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Author Topic: Duralumin question (Alloy of Law spoiler)  (Read 1208 times)
dbmeboy
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« on: August 23, 2012, 12:08:53 PM »

This question came up in a game recently. I was wondering if anyone more well-versed in allomantic theory knew the answer: does duralumin share aluminum's property of being immune to steel push/iron pull?
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Aminar
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« Reply #1 on: August 23, 2012, 04:27:30 PM »

Yes and no.  I would guess that it acts like a metal that weighs as much as it would without the aluminum in it.  In theory that could make Duraluminum objects super easy to shove around.
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dbmeboy
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« Reply #2 on: August 23, 2012, 05:17:28 PM »

I'm not sure alloys work like that though.  It's not like it's a chunk of aluminum with little bits of copper mixed into it.
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Aminar
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« Reply #3 on: August 23, 2012, 05:23:47 PM »

I have the same question, but given no answer I would say that's a pretty safe way to look at it.  The other option is to say that Duraluminum is extra vulnerable to Allomancy.  But the only way to do that is decide if it acts heavier or lighter than it should.  It wouldn't make sense if it did both.  Having it act lighter fits with that quite well.  That said, you can always take the question to the 17th shard if you're really curious.  They might know more.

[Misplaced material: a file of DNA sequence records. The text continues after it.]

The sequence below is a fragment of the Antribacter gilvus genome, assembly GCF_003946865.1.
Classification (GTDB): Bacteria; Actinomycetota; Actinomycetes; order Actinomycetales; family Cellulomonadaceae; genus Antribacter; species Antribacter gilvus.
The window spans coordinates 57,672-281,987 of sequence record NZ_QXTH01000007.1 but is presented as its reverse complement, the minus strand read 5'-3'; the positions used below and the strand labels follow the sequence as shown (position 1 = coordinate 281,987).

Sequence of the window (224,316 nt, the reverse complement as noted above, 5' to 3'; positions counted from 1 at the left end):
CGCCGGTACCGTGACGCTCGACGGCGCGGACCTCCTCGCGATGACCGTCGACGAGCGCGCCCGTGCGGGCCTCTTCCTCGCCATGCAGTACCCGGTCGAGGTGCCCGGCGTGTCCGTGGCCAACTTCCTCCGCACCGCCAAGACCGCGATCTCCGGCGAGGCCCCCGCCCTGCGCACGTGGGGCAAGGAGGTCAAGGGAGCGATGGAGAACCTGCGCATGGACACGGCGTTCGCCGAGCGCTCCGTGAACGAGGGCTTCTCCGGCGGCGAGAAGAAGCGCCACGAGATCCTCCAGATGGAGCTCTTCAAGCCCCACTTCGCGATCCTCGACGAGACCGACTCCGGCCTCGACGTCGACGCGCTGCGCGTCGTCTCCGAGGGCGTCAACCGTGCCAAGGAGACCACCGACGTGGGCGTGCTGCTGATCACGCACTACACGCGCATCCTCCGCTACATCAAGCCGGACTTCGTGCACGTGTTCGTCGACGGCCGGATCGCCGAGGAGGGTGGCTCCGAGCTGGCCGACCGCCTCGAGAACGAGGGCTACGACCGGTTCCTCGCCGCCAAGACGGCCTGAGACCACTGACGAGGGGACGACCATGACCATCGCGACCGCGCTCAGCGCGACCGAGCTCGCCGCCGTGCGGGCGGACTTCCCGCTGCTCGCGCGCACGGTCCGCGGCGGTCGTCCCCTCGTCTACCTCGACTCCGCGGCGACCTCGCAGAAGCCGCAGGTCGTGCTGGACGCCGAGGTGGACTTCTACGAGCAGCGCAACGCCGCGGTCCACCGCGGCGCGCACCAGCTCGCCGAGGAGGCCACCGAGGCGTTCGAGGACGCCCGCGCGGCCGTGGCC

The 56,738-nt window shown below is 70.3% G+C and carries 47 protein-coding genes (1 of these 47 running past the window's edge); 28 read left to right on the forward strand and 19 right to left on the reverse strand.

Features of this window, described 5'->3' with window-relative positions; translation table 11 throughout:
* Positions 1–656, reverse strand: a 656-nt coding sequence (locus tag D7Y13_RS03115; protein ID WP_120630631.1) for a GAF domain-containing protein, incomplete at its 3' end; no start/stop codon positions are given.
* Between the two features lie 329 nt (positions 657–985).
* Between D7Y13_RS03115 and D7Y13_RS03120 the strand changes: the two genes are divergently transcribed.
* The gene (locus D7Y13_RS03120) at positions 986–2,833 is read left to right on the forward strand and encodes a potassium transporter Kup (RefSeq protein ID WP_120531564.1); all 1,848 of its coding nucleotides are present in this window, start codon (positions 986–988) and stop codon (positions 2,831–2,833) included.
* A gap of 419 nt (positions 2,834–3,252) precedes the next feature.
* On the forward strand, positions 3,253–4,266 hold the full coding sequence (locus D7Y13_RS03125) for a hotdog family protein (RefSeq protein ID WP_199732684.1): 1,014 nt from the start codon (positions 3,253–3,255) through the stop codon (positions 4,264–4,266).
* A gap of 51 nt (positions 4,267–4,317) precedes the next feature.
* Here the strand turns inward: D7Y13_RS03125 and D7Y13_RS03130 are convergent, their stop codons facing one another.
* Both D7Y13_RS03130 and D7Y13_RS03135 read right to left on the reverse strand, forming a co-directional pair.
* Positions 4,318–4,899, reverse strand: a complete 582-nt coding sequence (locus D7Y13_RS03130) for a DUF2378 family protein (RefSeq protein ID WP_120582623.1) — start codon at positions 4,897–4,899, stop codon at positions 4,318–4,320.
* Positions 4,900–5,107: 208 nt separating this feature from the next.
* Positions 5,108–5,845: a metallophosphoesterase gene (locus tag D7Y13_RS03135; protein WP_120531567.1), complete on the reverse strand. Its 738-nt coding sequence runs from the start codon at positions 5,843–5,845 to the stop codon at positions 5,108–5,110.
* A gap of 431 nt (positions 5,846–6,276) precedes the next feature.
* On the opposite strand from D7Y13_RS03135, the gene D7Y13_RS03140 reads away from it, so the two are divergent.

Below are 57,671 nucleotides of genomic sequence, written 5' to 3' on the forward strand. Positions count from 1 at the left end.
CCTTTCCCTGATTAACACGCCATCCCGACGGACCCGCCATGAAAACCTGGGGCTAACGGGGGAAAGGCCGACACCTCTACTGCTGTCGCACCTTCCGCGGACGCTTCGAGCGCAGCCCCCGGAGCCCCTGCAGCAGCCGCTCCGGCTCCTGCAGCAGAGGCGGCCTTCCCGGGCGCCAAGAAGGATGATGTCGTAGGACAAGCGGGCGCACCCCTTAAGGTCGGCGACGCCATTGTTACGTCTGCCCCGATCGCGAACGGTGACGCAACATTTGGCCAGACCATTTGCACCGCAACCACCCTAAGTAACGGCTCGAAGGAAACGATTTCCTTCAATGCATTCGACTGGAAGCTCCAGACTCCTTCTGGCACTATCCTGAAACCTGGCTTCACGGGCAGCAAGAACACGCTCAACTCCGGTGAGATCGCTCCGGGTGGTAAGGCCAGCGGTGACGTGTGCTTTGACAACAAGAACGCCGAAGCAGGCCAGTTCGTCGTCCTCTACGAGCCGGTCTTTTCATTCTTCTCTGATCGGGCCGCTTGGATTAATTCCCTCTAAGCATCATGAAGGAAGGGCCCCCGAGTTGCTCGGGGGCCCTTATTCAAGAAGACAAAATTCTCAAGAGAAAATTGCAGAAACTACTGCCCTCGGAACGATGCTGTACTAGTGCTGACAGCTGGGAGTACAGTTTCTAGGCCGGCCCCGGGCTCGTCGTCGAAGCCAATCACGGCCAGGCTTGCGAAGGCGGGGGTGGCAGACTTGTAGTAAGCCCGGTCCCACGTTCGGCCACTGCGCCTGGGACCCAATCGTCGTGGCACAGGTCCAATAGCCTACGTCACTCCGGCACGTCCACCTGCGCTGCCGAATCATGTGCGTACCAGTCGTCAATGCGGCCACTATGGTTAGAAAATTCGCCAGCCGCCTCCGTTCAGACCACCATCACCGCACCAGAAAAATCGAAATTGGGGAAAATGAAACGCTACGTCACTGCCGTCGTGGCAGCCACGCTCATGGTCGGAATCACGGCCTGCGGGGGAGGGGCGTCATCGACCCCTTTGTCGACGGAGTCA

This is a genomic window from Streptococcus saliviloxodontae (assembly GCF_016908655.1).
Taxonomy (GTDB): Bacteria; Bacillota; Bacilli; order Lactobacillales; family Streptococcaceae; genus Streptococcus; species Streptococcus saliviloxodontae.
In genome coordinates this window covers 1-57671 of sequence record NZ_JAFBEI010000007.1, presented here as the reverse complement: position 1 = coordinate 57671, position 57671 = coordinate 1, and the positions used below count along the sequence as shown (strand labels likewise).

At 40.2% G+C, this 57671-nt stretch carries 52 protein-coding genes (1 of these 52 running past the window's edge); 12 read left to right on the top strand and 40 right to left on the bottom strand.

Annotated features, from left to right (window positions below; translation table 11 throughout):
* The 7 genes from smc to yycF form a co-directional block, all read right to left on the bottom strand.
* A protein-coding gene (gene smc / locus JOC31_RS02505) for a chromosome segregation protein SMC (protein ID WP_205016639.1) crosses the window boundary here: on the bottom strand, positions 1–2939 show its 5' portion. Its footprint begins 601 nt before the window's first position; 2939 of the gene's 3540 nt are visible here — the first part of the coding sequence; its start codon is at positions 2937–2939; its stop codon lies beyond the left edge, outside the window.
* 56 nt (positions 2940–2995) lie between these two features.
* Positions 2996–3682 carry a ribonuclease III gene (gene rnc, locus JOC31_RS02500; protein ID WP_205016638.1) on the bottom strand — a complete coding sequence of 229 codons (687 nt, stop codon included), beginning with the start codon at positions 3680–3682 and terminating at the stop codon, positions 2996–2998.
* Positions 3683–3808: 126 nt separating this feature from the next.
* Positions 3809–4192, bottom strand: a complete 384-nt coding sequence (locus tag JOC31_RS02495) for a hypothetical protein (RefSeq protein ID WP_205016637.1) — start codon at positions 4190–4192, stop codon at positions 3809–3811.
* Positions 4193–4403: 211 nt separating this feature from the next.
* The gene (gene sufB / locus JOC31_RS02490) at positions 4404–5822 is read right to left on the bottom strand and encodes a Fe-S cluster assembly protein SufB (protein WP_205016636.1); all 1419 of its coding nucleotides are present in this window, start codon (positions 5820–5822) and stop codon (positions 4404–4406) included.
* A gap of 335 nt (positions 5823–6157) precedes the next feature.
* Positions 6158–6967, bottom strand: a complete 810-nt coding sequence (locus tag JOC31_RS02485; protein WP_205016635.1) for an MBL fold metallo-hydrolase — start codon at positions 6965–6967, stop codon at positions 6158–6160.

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Cen
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« Reply #4 on: August 23, 2012, 10:57:37 PM »

In Alloy of Law Wax talks about aluminum and several of its hardier alloys being allomanticlly inert. The question then is if duralumin is one of these alloys. Based on the fact that duralumin is one of the tuffer aluminum alloys http://en.m.wikipedia.org/wiki/Duralumin my guess would be that it is inert and was possibly one of the metals used to craft the guns used in the book.

I don't think there is any canon evidence to suggest that it would be any more susceptible to being Pushed or Pulled but then again there's nothing to say it's not.

Just my interpretation of things
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Aminar
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« Reply #5 on: August 23, 2012, 11:47:53 PM »

Nah, no evidence.  I would just think that the copper in it shouldn't be inert on an atomic level.  At the same time though if you can't soothe through a aluminum hat can you push or pull metal through an aluminum wall?  If not then duraluminum would likely be inert.  In addition that comment from alloy implies that its inert.  Now are nicro and chromium inert?  It seems a safe assumption to me
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dbmeboy
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« Reply #6 on: August 24, 2012, 06:53:58 AM »

@Animar: Alloys, even in our world, are not a simple case of mixing one metal into another.  So there's really no reason that the copper nuclei in duralumin would behave as if they were copper the metal.  In universe example: all of the allomantic alloys act differently than a mix of the two metals would.  Burning bronze is not the same as burning copper and burning tin.

I had completely forgotten that alloys of aluminum were also referred to in AoL.  Looks like my gut decision was correct at least.  I hadn't seen anything about chromium and nicrosil though... why are we assuming that they're inert?  Because they're also "enhancement" metals?